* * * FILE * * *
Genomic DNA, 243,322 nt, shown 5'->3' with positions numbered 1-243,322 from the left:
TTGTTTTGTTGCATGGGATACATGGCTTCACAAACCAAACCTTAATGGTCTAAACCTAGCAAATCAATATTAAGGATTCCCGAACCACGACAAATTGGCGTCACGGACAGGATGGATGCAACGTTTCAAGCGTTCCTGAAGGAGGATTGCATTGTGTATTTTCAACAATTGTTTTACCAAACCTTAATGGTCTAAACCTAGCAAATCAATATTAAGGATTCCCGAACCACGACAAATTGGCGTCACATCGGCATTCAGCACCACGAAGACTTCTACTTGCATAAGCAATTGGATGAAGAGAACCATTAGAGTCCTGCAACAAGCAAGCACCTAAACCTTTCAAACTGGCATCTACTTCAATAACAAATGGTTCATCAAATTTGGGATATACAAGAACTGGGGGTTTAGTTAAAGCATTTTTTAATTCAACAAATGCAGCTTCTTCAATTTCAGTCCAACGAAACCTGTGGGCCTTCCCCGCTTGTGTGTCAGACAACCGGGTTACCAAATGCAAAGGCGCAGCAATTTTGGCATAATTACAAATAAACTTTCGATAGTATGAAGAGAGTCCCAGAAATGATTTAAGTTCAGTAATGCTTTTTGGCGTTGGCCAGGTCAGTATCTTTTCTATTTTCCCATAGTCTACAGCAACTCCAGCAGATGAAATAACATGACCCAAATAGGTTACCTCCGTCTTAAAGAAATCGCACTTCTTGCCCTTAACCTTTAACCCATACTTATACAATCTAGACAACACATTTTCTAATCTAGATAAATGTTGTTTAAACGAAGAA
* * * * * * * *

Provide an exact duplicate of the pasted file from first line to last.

Genomic DNA, 243,322 nt, shown 5'->3' with positions numbered 1-243,322 from the left:
TTGTTTTGTTGCATGGGATACATGGCTTCACAAACCAAACCTTAATGGTCTAAACCTAGCAAATCAATATTAAGGATTCCCGAACCACGACAAATTGGCGTCACGGACAGGATGGATGCAACGTTTCAAGCGTTCCTGAAGGAGGATTGCATTGTGTATTTTCAACAATTGTTTTACCAAACCTTAATGGTCTAAACCTAGCAAATCAATATTAAGGATTCCCGAACCACGACAAATTGGCGTCACATCGGCATTCAGCACCACGAAGACTTCTACTTGCATAAGCAATTGGATGAAGAGAACCATTAGAGTCCTGCAACAAGCAAGCACCTAAACCTTTCAAACTGGCATCTACTTCAATAACAAATGGTTCATCAAATTTGGGATATACAAGAACTGGGGGTTTAGTTAAAGCATTTTTTAATTCAACAAATGCAGCTTCTTCAATTTCAGTCCAACGAAACCTGTGGGCCTTCCCCGCTTGTGTGTCAGACAACCGGGTTACCAAATGCAAAGGCGCAGCAATTTTGGCATAATTACAAATAAACTTTCGATAGTATGAAGAGAGTCCCAGAAATGATTTAAGTTCAGTAATGCTTTTTGGCGTTGGCCAGGTCAGTATCTTTTCTATTTTCCCATAGTCTACAGCAACTCCAGCAGATGAAATAACATGACCCAAATAGGTTACCTCCGTCTTAAAGAAATCGCACTTCTTGCCCTTAACCTTTAACCCATACTTATACAATCTAGACAACACATTTTCTAATCTAGATAAATGTTGTTTAAACGAAGAA